The Marlins Want To Know Whose Number They Should Retire First

I would totally feel bad for Marlins fans if I thought there were such a thing.

When I ask you who the all-time face of the Marlins franchise is, your brain probably starts to hurt. Right now, it’s obviously Giancarlo Stanton, until they inevitably trade him once his incredibly backloaded contract starts to ramp up around 2018. But all-time? Well, on one hand, we know that Jeff Conine earned the nickname “Mr. Marlin”, but does that merit a jersey retirement? Conine played eight seasons for the Marlins, and was part of the franchise’s first World Series title in 1997. He hit .242 with a .742 OPS that year, and went on to hit .231 with a .462 OPS in the World Series. Doesn’t exactly scream a worthiness of being forever immortalized.

He’d have his redemption on the big stage, though. After being traded back to Florida on August 31 that year, Conine hit .333 with a .738 OPS when the Marlins defeated the Yankees in the 2003 World Series. During Conine’s Marlins tenure, he led the league in two statistical categories — games played and sacrifice flies. This is going to sound really douchey, but I guess I’m just used to the Red Sox having really high standards when it comes to retiring a jersey number?

We’ll break it down this way. Here are some of the all-time leaders in franchise history. Games played and hits: Luis Castillo (1,128, 1,273). To put things in perspective, Robinson Cano played more games for the Yankees than the all-time games leader did for the Marlins. And, despite all his injuries, Nomar Garciaparra had more hits with the Red Sox than the all-time hits leader did for the Marlins. Home runs: Stanton (181). Hey, if he actually stays in Miami (never going to happen) and gets one of those random Marlin World Series titles on his resume, maybe he’ll be the first guy. RBI: Mike Lowell (578). This is going to come off as incredibly biased, but Lowell meant more to the Red Sox than he ever did to the Marlins. Wins: Ricky Nolasco (81). I’m just gonna skip that one. Strikeouts: Ricky Nolasco (1,001). Anyways. ERA: Kevin Brown (2.30). Good pitcher, not a great pitcher, and only spent two years with the Marlins.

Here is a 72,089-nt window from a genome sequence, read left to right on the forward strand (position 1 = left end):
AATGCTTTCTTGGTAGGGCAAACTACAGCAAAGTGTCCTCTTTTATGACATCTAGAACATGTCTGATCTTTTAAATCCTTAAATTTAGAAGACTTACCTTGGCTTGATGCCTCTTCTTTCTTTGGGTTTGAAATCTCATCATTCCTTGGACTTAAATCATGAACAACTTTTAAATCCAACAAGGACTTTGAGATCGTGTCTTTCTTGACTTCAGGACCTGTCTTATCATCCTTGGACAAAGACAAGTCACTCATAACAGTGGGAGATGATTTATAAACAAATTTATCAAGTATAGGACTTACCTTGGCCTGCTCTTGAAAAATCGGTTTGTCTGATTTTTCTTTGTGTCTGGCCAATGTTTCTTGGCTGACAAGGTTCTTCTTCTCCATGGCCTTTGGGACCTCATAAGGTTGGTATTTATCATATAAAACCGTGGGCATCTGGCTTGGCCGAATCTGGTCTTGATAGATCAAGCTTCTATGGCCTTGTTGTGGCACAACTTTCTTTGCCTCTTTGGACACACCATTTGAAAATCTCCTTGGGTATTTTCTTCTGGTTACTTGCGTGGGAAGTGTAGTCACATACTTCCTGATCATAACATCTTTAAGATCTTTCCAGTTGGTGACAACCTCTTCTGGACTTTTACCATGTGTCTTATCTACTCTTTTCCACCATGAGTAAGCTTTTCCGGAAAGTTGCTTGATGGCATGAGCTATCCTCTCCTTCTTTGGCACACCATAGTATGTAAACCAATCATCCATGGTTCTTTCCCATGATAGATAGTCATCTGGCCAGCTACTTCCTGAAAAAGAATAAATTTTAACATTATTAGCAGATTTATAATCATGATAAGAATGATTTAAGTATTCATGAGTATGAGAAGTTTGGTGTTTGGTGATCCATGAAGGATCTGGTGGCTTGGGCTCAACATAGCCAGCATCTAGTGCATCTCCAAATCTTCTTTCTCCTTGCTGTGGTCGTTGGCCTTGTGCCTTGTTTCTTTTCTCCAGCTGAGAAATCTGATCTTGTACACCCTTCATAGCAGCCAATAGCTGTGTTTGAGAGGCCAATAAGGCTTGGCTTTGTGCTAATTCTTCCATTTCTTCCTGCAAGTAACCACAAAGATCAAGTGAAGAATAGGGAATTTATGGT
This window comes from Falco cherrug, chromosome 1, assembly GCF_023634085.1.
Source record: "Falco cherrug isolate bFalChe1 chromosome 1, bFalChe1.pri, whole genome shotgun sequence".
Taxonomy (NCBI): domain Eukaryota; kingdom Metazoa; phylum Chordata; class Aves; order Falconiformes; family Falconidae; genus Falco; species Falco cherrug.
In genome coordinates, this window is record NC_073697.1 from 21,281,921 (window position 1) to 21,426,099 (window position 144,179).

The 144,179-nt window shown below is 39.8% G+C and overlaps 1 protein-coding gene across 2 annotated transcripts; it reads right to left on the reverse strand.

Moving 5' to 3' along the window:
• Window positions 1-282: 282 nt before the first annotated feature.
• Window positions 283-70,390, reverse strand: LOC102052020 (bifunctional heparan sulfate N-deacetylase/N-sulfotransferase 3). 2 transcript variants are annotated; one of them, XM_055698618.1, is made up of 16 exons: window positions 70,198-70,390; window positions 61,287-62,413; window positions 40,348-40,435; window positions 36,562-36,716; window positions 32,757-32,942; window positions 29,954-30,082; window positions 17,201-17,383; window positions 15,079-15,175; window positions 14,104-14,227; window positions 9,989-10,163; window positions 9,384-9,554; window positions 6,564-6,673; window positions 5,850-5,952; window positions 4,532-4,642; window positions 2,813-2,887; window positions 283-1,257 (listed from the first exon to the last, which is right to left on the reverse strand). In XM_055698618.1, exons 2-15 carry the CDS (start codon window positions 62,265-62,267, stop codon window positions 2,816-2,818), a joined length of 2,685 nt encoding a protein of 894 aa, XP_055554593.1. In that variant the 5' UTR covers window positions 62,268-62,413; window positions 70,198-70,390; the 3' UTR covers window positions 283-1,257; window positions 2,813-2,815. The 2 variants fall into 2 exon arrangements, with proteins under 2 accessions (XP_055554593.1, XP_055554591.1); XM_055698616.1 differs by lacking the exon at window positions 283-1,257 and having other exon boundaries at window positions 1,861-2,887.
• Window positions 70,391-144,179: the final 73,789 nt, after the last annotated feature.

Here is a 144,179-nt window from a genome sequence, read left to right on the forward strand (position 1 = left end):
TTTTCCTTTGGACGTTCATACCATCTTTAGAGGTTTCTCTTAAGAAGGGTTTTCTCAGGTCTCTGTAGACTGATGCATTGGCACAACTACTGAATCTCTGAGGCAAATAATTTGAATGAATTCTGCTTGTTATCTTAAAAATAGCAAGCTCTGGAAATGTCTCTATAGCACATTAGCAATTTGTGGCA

Am I missing anybody? I suppose we can give Gary Sheffield and Josh Beckett an honorable mention here. Sheffield was a beast for the Marlins, racked up the most RBIs with any team he played for while he was there (380), and played more seasons for the Marlins than he did any other of the seven teams he played for. Beckett, as we all know, had his shining moment in a Marlins uniform when he threw a complete game shutout against the Yankees to clinch the 2003 World Series.

Moral of the story here, Marlins, is pump the brakes. Yeah, you’ve had a lot of notable players pass through over the years. But you’ve yet to have THE guy. That being said, Stanton could very well be that guy. Excuse me for doubting that you’ll allow him to be.